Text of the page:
Now, if John Kerry is correct, then our (traditional) allies are being a bit irrational in predicating their refusal to join us upon our refusal to sign Kyoto. What is the rational connection between clean air (assuming the fairness of Kyoto's stipulations) and a fight against people who fly jets into skyscrapers, slice people's heads off, take hostage children in schools and kill them, and so on? It would be more rational to come to our aid and table Kyoto for now. If our (traditional) allies are going to be this irrational about the matter, then we shouldn't bother ourselves about them.

The unanswered question here is this. Is Kerry right about all this? Is he really saying that our (traditional) allies are this irrational? Frankly, I don't think he has reflected adequately upon the matter. I believe he stopped thinking as soon as he came up with something he could throw at Bush and didn't bother thinking through any of the implications. And if he does believe all this and, furthermore, believes that our so-called allies are justified in this sort of reasoning, then his priorities are screwy. Clean air over the physical lives of your supposed allies? Is he serious?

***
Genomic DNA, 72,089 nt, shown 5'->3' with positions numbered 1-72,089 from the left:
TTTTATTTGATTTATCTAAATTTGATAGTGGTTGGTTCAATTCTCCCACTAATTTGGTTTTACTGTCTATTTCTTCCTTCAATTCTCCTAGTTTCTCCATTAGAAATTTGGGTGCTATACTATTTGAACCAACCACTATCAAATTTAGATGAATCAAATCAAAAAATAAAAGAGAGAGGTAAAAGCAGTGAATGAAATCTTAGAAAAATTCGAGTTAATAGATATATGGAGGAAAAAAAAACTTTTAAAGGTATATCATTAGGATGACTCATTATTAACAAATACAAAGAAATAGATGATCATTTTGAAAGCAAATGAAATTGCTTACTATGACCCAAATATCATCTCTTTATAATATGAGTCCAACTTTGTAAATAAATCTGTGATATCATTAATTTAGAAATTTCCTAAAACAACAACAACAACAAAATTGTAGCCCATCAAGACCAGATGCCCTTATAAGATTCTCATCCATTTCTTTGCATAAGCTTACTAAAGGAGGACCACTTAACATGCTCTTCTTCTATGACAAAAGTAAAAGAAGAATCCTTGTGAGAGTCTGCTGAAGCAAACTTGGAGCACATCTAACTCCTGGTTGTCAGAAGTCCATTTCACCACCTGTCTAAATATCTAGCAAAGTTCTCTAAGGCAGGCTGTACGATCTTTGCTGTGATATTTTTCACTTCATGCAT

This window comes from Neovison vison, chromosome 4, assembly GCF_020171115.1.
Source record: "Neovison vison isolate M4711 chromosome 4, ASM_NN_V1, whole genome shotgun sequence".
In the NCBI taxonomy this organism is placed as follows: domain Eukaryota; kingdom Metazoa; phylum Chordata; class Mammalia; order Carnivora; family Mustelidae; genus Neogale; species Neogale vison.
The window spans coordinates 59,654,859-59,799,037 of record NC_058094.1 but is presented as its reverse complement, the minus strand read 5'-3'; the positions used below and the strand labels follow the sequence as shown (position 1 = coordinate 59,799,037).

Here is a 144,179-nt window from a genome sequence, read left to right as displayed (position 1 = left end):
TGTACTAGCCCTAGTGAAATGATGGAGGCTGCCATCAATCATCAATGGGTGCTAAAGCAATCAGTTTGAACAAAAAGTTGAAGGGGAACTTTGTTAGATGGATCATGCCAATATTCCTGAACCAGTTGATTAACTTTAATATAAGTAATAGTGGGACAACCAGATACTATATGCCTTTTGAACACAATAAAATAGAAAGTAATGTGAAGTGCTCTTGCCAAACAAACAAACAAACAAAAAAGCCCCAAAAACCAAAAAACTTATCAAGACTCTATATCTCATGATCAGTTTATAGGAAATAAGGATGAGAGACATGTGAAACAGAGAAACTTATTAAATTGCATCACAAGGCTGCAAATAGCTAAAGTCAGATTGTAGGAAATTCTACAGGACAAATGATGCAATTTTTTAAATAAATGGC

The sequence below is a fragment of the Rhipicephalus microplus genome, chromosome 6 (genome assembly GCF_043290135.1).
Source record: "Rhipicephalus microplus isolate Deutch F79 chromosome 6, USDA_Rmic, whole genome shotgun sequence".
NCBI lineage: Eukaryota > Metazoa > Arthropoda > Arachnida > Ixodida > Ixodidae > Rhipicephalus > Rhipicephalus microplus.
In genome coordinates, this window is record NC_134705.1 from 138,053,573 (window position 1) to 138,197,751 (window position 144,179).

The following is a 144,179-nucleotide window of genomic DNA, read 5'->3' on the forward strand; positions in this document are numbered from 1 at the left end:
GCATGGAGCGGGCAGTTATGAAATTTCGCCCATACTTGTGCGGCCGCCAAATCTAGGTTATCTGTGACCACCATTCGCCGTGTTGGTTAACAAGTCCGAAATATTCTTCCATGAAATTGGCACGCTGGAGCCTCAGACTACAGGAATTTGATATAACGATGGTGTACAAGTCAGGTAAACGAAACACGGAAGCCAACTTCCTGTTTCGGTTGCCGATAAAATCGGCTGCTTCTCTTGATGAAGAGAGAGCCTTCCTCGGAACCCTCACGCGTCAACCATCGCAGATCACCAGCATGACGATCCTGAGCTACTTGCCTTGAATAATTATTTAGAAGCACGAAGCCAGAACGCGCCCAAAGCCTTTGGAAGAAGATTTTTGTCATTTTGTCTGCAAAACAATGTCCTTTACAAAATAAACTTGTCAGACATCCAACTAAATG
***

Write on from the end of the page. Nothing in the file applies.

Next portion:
Perhaps the US should sign Kyoto. But in order, now, for the US to sign Kyoto there must be a US. And at this point, in order for there to be a US, the US must win the present conflict against terrorists. Otherwise Kyoto will be moot, since there won't be a US pumping impurities into the air. Perhaps that's what these so-called allies really want. Well, that's what Kerry seems to think.

As for me, I believe those who have argued that these so-called allies have other, economic, interests which simply are not served by joining the war in Iraq. And I certainly don't fault these nations for acting in their economic self-interest. But I do believe that they have sacrificed other, long term, interests. They will pay dearly for it, unless they get help from us again--this time against Islamo-facists, who seem to be taking--without a fight no less--what they could not take by arms in the eighth century. (Thank you Charles Martel!) Of course, Europeans were a whole different breed back then.

At any rate, if these allies are going to make their decisions so irrationally, then we shouldn't worry about doing whatever it might take to bring them to the table. Kerry's conviction that he can, and should, bring these people into the conflict in Iraq by the US's signing onto Kyoto, and whatever other terms they may wish to dictate, is a sign of his own irrationality. He and these so-called allies of ours are well-suited to each other.


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James Frank Solís
Former soldier (USA). Graduate-level educated. Married 26 years. Texas ex-patriate. Ruling elder in the Presbyterian Church in America.